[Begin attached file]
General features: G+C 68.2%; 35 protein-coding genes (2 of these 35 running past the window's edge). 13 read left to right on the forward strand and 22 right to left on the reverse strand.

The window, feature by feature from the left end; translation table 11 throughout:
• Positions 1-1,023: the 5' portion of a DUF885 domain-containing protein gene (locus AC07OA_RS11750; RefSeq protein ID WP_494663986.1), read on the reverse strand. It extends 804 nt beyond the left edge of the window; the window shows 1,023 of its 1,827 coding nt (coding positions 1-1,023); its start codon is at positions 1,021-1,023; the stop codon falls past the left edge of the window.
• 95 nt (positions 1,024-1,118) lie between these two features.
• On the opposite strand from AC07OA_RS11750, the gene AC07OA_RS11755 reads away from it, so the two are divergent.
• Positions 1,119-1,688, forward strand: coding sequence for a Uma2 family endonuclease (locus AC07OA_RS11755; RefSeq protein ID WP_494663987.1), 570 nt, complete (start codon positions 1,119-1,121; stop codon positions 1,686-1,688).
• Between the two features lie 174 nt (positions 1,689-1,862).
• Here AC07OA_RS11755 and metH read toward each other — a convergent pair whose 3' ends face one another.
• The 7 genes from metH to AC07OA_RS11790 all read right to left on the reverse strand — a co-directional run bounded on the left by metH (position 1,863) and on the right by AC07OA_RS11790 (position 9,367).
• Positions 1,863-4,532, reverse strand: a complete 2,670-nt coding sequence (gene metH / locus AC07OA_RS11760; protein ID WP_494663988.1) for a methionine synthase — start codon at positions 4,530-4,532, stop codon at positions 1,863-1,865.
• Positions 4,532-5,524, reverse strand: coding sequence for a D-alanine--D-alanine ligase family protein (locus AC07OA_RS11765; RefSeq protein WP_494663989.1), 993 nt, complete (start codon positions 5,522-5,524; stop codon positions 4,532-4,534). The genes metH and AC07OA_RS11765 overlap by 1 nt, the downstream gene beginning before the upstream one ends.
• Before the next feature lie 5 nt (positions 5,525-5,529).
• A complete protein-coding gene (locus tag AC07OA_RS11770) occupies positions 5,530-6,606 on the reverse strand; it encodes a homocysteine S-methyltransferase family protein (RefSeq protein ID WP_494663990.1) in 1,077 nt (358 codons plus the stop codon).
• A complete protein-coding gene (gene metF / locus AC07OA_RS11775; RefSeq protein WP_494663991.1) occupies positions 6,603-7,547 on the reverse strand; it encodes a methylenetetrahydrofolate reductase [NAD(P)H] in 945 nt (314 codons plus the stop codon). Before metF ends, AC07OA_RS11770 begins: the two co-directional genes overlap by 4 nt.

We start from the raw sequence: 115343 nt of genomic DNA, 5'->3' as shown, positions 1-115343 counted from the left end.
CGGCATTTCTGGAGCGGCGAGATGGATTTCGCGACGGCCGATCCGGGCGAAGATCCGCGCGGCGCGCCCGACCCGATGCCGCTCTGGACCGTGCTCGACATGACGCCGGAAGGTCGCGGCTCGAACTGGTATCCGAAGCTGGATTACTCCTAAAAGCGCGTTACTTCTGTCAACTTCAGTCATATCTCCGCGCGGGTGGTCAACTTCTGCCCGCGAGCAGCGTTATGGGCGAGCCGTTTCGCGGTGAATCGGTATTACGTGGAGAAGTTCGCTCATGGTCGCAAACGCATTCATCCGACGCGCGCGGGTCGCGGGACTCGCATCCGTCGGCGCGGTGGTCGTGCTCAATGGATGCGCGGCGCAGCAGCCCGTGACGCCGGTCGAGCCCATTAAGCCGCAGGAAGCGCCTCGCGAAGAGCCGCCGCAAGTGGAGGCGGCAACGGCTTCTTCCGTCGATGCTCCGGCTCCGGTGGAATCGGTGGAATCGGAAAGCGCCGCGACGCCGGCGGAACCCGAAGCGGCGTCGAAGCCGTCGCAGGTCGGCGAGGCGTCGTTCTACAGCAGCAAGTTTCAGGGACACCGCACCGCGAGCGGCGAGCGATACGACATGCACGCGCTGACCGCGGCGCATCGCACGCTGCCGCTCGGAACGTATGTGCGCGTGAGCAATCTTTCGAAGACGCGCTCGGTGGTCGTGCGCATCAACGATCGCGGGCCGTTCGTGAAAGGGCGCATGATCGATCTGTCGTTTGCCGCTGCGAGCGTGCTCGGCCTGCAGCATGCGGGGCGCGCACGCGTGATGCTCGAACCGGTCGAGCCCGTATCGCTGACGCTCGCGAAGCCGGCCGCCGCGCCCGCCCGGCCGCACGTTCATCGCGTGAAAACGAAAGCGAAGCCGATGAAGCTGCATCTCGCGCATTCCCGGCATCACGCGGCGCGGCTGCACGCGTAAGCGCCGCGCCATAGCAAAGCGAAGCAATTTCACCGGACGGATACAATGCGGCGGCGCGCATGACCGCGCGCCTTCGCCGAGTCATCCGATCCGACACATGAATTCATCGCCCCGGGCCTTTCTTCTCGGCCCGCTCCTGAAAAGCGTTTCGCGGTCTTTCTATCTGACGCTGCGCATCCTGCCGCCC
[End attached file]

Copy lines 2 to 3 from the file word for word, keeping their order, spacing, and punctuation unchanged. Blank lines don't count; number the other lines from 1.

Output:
The window, feature by feature from the left end; translation table 11 throughout:
• Positions 1-1,023: the 5' portion of a DUF885 domain-containing protein gene (locus AC07OA_RS11750; RefSeq protein ID WP_494663986.1), read on the reverse strand. It extends 804 nt beyond the left edge of the window; the window shows 1,023 of its 1,827 coding nt (coding positions 1-1,023); its start codon is at positions 1,021-1,023; the stop codon falls past the left edge of the window.